100 percent genuine | VailDaily.com

100 percent genuine

Tom Boyd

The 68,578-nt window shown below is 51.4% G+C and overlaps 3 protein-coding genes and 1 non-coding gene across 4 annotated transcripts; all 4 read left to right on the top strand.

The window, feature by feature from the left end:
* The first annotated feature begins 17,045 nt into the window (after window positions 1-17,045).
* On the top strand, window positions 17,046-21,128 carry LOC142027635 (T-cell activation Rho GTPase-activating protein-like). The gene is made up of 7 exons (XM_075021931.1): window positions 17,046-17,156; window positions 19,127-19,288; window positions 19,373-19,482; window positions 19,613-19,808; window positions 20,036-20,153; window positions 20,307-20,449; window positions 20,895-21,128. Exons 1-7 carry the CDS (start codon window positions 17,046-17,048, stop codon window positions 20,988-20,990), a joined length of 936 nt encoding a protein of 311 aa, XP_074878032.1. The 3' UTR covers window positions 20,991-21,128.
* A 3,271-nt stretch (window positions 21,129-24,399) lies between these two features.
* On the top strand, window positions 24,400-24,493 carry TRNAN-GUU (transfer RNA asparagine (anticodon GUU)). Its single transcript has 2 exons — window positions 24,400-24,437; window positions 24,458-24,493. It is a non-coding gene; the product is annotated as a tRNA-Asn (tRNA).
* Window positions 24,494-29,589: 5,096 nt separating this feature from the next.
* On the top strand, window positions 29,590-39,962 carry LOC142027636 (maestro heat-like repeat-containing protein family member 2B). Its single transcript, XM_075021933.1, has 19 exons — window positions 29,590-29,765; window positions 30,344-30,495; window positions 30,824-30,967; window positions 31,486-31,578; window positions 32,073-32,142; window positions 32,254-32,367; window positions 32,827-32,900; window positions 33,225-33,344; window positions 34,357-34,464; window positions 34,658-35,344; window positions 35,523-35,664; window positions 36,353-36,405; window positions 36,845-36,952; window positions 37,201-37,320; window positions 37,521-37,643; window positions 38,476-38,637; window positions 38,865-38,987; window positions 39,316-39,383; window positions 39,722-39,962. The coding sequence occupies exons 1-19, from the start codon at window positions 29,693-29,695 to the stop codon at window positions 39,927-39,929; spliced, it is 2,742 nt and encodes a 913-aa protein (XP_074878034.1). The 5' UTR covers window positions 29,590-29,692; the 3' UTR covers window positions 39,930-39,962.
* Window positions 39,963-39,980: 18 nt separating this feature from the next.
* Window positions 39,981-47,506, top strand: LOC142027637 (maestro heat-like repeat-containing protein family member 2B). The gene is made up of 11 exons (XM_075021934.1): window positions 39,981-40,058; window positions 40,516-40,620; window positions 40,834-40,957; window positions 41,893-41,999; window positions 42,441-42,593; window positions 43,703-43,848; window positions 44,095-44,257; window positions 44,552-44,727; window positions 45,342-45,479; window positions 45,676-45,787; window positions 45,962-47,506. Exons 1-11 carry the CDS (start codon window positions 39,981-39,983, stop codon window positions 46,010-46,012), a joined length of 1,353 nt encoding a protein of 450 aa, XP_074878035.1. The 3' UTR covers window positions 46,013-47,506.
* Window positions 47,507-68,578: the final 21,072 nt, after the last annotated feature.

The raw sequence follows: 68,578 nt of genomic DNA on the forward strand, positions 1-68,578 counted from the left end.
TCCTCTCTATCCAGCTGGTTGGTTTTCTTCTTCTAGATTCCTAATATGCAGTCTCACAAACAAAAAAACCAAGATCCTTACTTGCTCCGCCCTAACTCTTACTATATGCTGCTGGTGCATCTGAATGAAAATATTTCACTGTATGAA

If somebody didn’t know any better, and maybe just happened to see Kent Rose out of the corner of their eye, they might think they’d seen the ol’ cowboy movie star, Sam Elliott. Kent’s got those same slim features, narrow eyes, and white moustache which flares to either side. He has a way of speaking clear and patient and he releases phrases in a voice that perfectly fits his no-nonsense demeanor. It’s pretty clear, after just a bit of talking to him, that every bit of Kent Rose is 100 percent genuine, no B.S. whatsoever.Which is probably one of the reasons why a young lady from the small town of Moor Croft, Wyo., fell in love with him in the early 1960s. Rayma Rose was the daughter of one of Wyoming’s hardest-working men (Rayma’s father was sheriff, mayor, public worksman, ambulance driver, and fireman, among many other positions). Rayma grew up appreciating life in the Wild West. To this day Rayma seems at her best when she’s out in wide-open spaces, hiking, skiing, snowshoeing, and generally enjoying the outdoors. Like Kent, she is in terrific shape, looks half her age, and embodies the kind of vitality which gives this town its healthy reputation.When they’re together, the two of them have a rhythm that only comes with decades of living under the same roof. On a recent Sunday morning, gathered around the breakfast table and recounting old memories, the duo flowed in and out of each other’s sentences as if they were one person, or one mind operating through two different people. One person spoke and the other would finish the thought, yet somehow there was no hurrying and no interruption, just a couple of people who have clearly been in love for a long time.Kent would start with something like this: “The first time we saw Vail we got a plane ride up here (from Denver) in the summer of 1962, and they were just cutting the lines for lifts one, two, three, four, and all the trees were laying down “And then Rayma would finish: ” and we said, ‘Well, nobody will ever ski here.’ It was too far away, it wasn’t Aspen “Then Kent would laugh, they’d toss a few jokes around, and he’d pick it up again: “Then in ’65 I was stationed at Ft. Carson, and I had two weeks of leave, so we came up here and rented a little room at the We Ask You Inn”And Rayma: “I don’t know who will remember that place, the We Ask You Inn. It was only $8 a night, they were little log cabins, and there was a filling station lift tickets were something like $5.”They both clearly remember that vacation: lounging in a massive snowbank, having dinner at the Red Lion, and skiing the Back Bowls before returning to the Front Range, where Kent finished his time in the military and moved to Denver with Rayma.By that time, their love affair with each other was well under way, but their love of Vail was just beginning.Dial 476Like many of the people who populate the upper valley, Kent and Rayma came to Vail expecting to stay a few years and ended up staying for the long haul. In 1972 there was an advertisement in a Denver newspaper looking for a town engineer for the Town of Vail. Kent, freshly finished with his degree in engineering from the University of Colorado, took the job and he, Rayma, and their young son Damon, moved from Denver into a little A-frame house on Alpine Drive.Their name and address are still marked in an old copy of a 1974 phonebook (kindly dropped by The Vail Trail offices by Vi Brown). Small and fragile, there are only 14 pages set aside for Vail, and every number starts with 476. A few more pages list the numbers in Minturn, Leadville, and all of Summit County, but even all those areas together (white and yellow pages) don’t add up to a full inch.In those days Eagle-Vail and Beaver Creek were just a sparkle in some developer’s eye, and Eagle was a far-away town.”You knew everybody in town,” Rayma said. “I don’t think anybody had any vision it would become what it is now.”Life was fairly Spartan during that time all but the essential groceries had to be purchased in Denver or Glenwood and brought back over Vail Pass and Loveland Pass Eisenhower Tunnel wasn’t complete yet.Among their many friends (the Morters, the Browns, the Kruegers, the Bernsteins and the Boyds) was Gladys Kenney, whose daughter Kristen was friends with Damon. In Vail’s early days, she said, there was a strong feeling that everyone was helping watch out for each other’s children.”Certainly the kids grew up with that feeling, that it takes a village,” Kenney said. “And the Rose’s were very family-oriented.”Kent said he and Rayma wanted to make sure at least one parent was raising the children full-time.”Rayma always supported everything I did in the community,” Kent remembers, “and we always felt that her place was at home.”Now Rayma is an accomplished closing coordinator for Slifer Smith and Frampton, a career she’s flourished in since 1985. But she was a full-time mom during the ’70s and early ’80s.Vail was the ideal place to raise the children, she said, which was one of the main reasons they stuck around. Their youngest son, Derek, was born in 1976, which helped secure their convictions to stay put.In the meantime, they were making plenty of friends in a young, family-filled Vail. There were some memorable picnics out on the golf course island, and plenty of creative efforts at entertainment lighthearted rabble rousing, it seems, was a favorite cure for boredom.Kent remembers a time when he and Packy Walker (see “Packy rides again,” at vailtrail.com, April 28 edition), took one of their friends, a young lady, out for lunch and a few beers for her birthday. They were at the restaurant above Cyrano’s (located where the Tap Room is now). Lunch and a few beers became a few more beers, and eventually Packy, Kent, and the others decided their young friend needed a “rescue.”A few minutes later, much to the amusement of local shop-owners and visitors, the Vail Fire Department was on the scene. They climbed one of their big ladders and brought the girl down in a stretcher creating a fair amount of entertainment in the process.”If you did that nowadays,” Kent said, “just about everybody’d get fired.”The BergermeisterBy the time 1989 came around, Vail had grown from a small hamlet to an internationally-acclaimed destination resort. The Packy-Walker-style stunts which defined early Vail had subsided (or, more accurately, taken on a different form).As Vail’s first town engineer, and later the public works director, Kent played a large role in the towns inner workings. He left the town to begin his own company in the early ’80s, but couldn’t stay away long. In 1983 he rejoined the town, this time as a town-council member. He remained on the council until 1991, and was voted mayor in 1987. He contributed many long hours of work to growing the town and bringing the Championships here.Vail underwent tremendous growth in those years. Today, the town is working to renovate itself after having reached a point of build-out. But there was still much to do in those days to transform the relatively unknown Vail of 1979 into the Vail of 1989, host of the World Alpine Ski Championships.Kent was known as a strong-willed councilman in a time when the town was looking to attain world-class status. He frequently quelled the frantic attacks of a certain local gadfly (whom everyone knew well) and earned himself a reputation as a stable, dispassionate leader.”(Kent) wasn’t afraid to pursue a thought or idea, or say something just because it may not be the most popular thing to do,” Rayma said. “He never went out for the popularity of his position.”Kent still carries a strong voice in local politics. He recently encouraged the Town of Vail to dissolve the Recreation Board and make it part of Town operations.The move ruffled some feathers on the Rec District Board, but Kent doesn’t seem to mind.After all, he took plenty of heat when he was on council though not so much as modern council men and women have to put up with.”In those days the town was growing in a very positive way,” Kent said. “There was some controversy, but people put positivity into the place.”These days, Kent says, there are still positive things being done, but there’s a lot more negativism that goes along with it.While Kent was always playing a part in all the accomplishments of the town, he refuses to take credit for any one of them. He points to former mayor John A. Dobson, town manager Terry Minger, Vail Valley Medical Center benefactor Gordon Britton, and Minturn legend Pete Burnett as some of the many people whom he deeply respects.”I’ve never done anything,” he said. “But WE did a lot.”The pinnacle of Kent’s governmental involvement came during the Championships, when the past decade of hard work was on display for the skiing world to see.”(The Ski Championships were) just such a kick,” Rayma said. “There would be huge events during the day, then all these parties, and all these wonderful people from all over the world who all wanted to meet ‘The Bergermeister.'”‘Bergermeister’ is a German term for mayor, a position which holds high esteem in European culture. After many years quietly and calmly hashing through town council affairs, Kent had been thrust into the spotlight.But that didn’t stop him from doing his part on the hillside. Every morning at 5 a.m., Kent would get up and prepare the speed testing course for the ski techs. He then balanced his business life with his role as Bergermiester, doing what he could during the day and hosting celebrations during the evening.It was a whirlwind two weeks, Rayma said, that they’ll remember forever.Pedal powerOn a recent blustery day in Moab, Kent and Rayma went out for yet another outdoor adventure. Kent hopped on his bike and rode the Klondike Bluffs with a group of friends, and Rayma hiked the same trail with another friend.The uphill hike ‘n bike was just another day for the couple, in their 60s, which suits their friend Lee Rimel just fine.”It’s great to have a friend my age who still enjoys the thrill and excitement of mountain biking, backcountry skiing, snowshoeing and hut trips,” Rimel said, adding, “And he can still do it all.”Rimel and Kent are part of a group which rides bikes or snowshoes every Wednesday of the year. Kent and Rayma’s son, Derek, still lives in town and rides with the crew. The youngest member of the group is 13 the oldest, Kent, is 65.Riding bikes and skiing with his parents is one of the reasons Derek still loves living in the valley.”It means a lot to me to be able to drive 10 minutes from my house to their house to see them instead of having to hop on a plane,” said Derek, now 29, who is the superintendent of the Eagle Ranch Golf Course. “This is just a great place to grow up, for sure.”When Derek and friends his age ride in the Wednesday Night group, it doesn’t mean the young guys are waiting around all the time.”Kent’s an extraordinarily strong hill-climber,” Rimel said. “It’s tough for even the young guys to keep up with him.”Kent’s dedication to biking has helped keep Vail on the mountain biking map. Quietly, as is his style, Kent helped build and maintain paved and dirt bike trails all through the valley work he continues today with Eco Trails and other groups. He is currently helping build a new trail in Eagle for the town race series.Rayma’s right alongside him when mountain bikes first came out in the early 1980s, the two of them bought new bikes and found a whole new way to get into the backcountry and in the winter they hit the same trails, only on snowshoes.”I guess we don’t mind the snow so much,” Rayma said, followed by Kent: “We’d never live in a place that didn’t have four seasons. There’s something we like about four seasons.”If there is one thing that Kent feels OK taking a bit of credit for (and he would only do that under a bit of pressure), he said it would be the bike path that follows I-70 up Vail Pass. He and Forest Service snow ranger Jim Greg insisted that the Highway Department, which was building I-70 over Vail Pass, build a bike path at the same time. It took months of convincing, but he and Greg finally won out, and the Vail Pass ride became one of the most popular rides in the valley.And that’s typical of Kent. He’s quiet about all his accomplishments at public works, and all the trails he’s helped build in the valley, or the infrastructure he designed at Bachelor Gulch. He barely mentioned his many years on the Water and Sanitation District Board (“It’s not very romantic but it has to be done,” he said), and even of his mayorship, Kent’s most strident remark was: “I made some good decisions and probably made some bad ones, but, you know, the town moved on.”Kent and Rayma Rose may not be the most flashy people in town, and they may not be mentioned too often in the books which glorify Vail’s history, but they have always been right there in the heart of things. They never cared too much for the glitz and glamour which sprinkles the town’s outward appearance. Instead they represent the core of what this town really was and what it strives to become. As one neighbor said, “They’re just good people, doing what it takes to make this town a better place to be.” VT– Tom Boyd can be reached at tboyd@vailtrail.com.